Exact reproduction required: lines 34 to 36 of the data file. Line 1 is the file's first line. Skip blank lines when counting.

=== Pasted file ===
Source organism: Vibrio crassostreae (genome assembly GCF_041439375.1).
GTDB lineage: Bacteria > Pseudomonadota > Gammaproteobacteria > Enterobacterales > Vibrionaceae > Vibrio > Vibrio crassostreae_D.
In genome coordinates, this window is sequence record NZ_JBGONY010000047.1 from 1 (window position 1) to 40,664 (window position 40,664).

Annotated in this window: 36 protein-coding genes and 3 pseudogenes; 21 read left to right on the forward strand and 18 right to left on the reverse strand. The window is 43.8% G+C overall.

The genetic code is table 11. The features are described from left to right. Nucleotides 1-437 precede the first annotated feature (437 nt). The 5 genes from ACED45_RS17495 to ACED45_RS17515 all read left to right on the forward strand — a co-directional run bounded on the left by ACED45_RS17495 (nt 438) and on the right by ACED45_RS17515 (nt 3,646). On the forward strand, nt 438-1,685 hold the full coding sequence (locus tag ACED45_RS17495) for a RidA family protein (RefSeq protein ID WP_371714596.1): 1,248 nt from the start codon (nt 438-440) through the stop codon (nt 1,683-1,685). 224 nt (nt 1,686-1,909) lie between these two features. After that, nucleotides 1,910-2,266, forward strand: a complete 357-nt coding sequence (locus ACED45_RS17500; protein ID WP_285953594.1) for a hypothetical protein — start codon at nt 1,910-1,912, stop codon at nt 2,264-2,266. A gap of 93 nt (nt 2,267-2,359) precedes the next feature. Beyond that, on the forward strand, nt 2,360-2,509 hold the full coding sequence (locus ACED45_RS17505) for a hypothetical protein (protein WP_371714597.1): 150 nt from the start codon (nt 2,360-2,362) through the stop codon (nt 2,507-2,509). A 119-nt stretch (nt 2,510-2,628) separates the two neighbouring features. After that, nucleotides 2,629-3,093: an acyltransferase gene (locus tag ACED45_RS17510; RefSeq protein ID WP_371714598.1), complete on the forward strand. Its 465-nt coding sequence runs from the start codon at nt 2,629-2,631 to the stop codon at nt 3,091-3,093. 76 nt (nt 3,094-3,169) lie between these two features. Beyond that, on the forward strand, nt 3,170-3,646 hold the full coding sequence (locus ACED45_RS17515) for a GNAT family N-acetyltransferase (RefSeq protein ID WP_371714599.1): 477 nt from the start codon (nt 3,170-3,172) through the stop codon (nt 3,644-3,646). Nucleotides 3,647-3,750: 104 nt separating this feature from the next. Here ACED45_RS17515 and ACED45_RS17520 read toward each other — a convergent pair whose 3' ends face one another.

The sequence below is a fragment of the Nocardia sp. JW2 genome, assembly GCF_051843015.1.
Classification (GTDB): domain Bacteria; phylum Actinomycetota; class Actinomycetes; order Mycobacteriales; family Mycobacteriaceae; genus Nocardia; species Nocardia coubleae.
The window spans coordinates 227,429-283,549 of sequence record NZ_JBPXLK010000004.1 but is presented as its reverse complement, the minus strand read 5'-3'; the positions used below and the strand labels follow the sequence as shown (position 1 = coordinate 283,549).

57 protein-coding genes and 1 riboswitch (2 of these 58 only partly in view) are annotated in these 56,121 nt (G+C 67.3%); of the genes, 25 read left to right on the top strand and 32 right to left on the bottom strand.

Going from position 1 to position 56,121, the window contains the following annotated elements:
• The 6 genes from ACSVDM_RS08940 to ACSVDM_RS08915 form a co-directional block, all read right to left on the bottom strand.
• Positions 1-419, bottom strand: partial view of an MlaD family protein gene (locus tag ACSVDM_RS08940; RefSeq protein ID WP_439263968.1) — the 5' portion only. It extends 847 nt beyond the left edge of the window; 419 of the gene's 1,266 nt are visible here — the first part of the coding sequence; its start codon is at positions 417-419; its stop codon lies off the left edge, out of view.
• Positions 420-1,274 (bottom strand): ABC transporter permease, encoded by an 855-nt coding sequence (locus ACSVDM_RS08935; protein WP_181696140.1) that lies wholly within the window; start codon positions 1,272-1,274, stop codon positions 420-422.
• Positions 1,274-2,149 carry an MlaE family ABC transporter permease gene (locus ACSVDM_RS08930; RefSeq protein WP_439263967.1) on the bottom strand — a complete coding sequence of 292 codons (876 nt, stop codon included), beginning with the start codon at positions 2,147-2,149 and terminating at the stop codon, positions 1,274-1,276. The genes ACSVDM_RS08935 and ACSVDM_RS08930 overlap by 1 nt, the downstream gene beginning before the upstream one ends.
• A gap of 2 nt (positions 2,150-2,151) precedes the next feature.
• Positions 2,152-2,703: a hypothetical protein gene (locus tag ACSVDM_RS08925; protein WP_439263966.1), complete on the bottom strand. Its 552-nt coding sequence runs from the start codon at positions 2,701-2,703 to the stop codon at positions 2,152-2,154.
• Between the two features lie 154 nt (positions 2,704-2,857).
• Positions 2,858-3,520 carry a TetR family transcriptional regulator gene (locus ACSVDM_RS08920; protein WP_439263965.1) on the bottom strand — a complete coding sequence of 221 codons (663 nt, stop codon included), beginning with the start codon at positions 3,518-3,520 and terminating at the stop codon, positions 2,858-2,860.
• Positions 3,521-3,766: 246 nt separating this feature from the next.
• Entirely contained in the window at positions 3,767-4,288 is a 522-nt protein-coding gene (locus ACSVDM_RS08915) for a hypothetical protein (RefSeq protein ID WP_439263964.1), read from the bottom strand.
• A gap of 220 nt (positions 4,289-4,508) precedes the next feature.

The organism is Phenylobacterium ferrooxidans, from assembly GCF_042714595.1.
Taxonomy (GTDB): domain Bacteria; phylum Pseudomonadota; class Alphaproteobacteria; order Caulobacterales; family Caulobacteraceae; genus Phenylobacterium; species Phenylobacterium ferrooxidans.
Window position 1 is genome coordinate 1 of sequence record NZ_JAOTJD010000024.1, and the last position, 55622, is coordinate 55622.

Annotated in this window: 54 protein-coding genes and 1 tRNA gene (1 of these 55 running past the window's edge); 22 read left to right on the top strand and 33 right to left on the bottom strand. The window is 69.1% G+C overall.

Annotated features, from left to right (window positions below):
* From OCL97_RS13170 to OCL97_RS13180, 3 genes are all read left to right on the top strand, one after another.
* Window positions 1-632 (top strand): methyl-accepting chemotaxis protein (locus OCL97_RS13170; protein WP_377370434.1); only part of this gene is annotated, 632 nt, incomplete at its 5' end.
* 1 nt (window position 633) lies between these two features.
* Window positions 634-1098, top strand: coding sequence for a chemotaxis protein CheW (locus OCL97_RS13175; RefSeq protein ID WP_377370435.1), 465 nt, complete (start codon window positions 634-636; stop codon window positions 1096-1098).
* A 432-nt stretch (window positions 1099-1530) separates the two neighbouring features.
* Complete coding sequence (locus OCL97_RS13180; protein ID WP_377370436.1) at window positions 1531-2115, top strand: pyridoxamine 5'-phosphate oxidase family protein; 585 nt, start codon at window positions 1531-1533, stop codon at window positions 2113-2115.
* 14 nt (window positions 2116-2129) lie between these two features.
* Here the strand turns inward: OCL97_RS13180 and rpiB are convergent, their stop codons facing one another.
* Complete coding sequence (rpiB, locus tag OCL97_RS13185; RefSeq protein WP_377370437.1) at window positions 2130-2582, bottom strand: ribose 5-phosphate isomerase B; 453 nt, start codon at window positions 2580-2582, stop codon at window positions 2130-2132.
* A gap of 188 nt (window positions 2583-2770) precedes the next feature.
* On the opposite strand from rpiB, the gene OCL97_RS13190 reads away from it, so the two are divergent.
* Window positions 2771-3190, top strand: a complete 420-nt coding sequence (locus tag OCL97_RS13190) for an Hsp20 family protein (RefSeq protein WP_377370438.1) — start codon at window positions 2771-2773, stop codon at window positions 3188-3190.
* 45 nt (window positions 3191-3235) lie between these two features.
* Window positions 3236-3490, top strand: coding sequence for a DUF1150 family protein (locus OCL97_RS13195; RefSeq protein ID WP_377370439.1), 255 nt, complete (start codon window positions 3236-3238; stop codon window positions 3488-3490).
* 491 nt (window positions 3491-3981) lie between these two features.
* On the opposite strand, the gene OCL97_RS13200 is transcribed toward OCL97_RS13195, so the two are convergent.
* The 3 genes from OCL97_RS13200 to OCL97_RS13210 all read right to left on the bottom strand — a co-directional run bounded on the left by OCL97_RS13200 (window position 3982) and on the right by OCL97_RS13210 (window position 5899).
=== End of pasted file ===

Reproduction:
* Here the strand turns inward: OCL97_RS13180 and rpiB are convergent, their stop codons facing one another.
* Complete coding sequence (rpiB, locus tag OCL97_RS13185; RefSeq protein WP_377370437.1) at window positions 2130-2582, bottom strand: ribose 5-phosphate isomerase B; 453 nt, start codon at window positions 2580-2582, stop codon at window positions 2130-2132.
* A gap of 188 nt (window positions 2583-2770) precedes the next feature.